Joe P. Asher
During a special called meeting of the Harlan Fiscal Court on Wednesday, the court discussed a resolution to apply for a grant for the Appalachian ChalleNGe Academy project.
According to the resolution, the court is requesting funds from the Kentucky Local Government Economic Development Fund (LGEDF) in the amount of up to $274,000.
Harlan County Judge-Executive Joe Grieshop advised the magistrates about the financial structure for the ChalleNGe Academy.
“I’ve had several conversations…about the monies for the Hall school moving forward. They looked at multi-county monies. They looked at existing monies that we had put in there a while back that was not used so there would be carryover. They looked at the worker’s comp monies, which was transformed into another sharing process and taken away from worker’s comp,” said Grieshop.
The magistrates inquired about $200,000 of funding for the project that had already been voted on.
“The $200,000 will come out of this $274,000,” explained Grieshop. “So it’s all equal.”
According to previous reports, ChalleNGe Academy Director Croley Forester stated the funding for the academy is 75 percent federal and 25 percent local. “I think the matching funds for the state and local is $800,000 per year,” said Forester at that time.
“So this is the state’s way of making the match that they need for their first year of operational costs — is that what you’re saying?” inquired magistrate David Kennedy.
“There’s $326,000 in carryover. There’s $400,000 of multi-county. Then there’s $274,000, $200,000 of which will go into construction, $74,000 will roll into that making the $800,000 that they’re looking for,” explained Grieshop. “That’s the match money, and then we’re not involved with their match anymore.”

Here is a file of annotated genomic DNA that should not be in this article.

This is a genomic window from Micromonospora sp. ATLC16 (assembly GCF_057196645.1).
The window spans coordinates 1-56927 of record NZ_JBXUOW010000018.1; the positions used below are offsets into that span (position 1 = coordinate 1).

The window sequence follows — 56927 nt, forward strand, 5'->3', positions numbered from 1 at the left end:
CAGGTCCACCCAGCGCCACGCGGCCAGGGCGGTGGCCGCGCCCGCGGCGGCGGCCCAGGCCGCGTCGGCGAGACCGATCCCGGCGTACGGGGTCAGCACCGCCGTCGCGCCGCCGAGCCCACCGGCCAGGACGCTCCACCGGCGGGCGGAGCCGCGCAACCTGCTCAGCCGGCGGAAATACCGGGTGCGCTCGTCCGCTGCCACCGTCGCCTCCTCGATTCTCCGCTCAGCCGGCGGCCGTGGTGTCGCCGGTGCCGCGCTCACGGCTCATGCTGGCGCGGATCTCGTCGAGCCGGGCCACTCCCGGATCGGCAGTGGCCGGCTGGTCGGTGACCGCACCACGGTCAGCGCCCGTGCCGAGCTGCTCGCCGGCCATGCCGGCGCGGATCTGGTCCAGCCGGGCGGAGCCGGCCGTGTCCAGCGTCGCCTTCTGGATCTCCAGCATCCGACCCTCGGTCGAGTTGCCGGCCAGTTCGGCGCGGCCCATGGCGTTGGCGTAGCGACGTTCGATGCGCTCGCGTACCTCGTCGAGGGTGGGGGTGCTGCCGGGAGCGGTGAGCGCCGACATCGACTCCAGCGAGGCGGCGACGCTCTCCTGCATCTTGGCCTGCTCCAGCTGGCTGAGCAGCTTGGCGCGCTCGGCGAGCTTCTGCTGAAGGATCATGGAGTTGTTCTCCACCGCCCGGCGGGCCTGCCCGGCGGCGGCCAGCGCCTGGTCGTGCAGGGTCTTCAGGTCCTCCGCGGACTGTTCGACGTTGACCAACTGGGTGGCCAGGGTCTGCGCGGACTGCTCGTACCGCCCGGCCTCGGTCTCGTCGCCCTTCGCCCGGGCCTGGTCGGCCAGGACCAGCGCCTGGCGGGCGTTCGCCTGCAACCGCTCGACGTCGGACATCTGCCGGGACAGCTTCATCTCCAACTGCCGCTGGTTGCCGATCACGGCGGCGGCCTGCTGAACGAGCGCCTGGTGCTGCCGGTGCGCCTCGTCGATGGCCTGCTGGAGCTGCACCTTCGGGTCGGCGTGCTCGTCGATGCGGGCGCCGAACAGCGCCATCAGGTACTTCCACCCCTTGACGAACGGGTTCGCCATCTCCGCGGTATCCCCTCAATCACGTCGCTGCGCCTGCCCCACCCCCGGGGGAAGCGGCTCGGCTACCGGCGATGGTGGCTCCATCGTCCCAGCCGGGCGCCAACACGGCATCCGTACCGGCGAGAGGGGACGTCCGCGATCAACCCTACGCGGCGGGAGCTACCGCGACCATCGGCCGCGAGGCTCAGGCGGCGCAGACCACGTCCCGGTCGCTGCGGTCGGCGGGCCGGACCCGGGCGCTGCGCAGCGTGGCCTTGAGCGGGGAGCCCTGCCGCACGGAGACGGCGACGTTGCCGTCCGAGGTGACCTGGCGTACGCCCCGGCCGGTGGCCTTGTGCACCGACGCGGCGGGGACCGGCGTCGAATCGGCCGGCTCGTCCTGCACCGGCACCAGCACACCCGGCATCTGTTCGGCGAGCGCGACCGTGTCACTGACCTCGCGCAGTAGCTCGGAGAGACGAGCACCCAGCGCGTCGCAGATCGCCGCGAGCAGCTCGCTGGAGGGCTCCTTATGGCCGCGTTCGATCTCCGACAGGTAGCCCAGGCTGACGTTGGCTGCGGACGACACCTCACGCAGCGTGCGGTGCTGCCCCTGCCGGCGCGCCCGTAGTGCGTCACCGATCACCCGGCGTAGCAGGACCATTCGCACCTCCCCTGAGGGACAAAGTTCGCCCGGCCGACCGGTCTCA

Grieshop pointed out that “this is a state project, not a Harlan County project.”
“As it moves forward, it is not Harlan County that is obligated to do the match, — it is the state, because these kids are coming from out of the area. Some of them will come from West Virginia. Some of them will come from Tennessee, and all over the state of Kentucky. It is not a Harlan County driven project after we’re done with the building,” said Grieshop.
The court also discussed the issue of SEEK funds being made available to the ChalleNGe Academy.
“They (the state) had some debate with the school systems because they were looking for some of that SEEK money, which was on the table. Then there was some misunderstanding about it, so they had to work through it. But they plan on having SEEK money in play moving forward,” said Grieshop.
Grieshop pointed out that the existing school systems would not actually be losing any SEEK funds.
“There were some misunderstandings and they rushed it during the spring session. There were a lot of misunderstandings about the SEEK money. But it’s only right, if students move into this program and they’re getting an education. They were out of school. Out of the system. They fell out of the system. They come back into the system in this program,” said Grieshop. “That’s where the misunderstanding is.”
According to Grieshop, once the student is no longer enrolled, SEEK money is lost.
“The school system already lost the SEEK money on that student — they’re not part of the roll,” said Grieshop.
A motion was made and passed approving the resolution to apply for a grant from LGEDF.
Reach Joe P. Asher at 606-573-4510 or firstname.lastname@example.org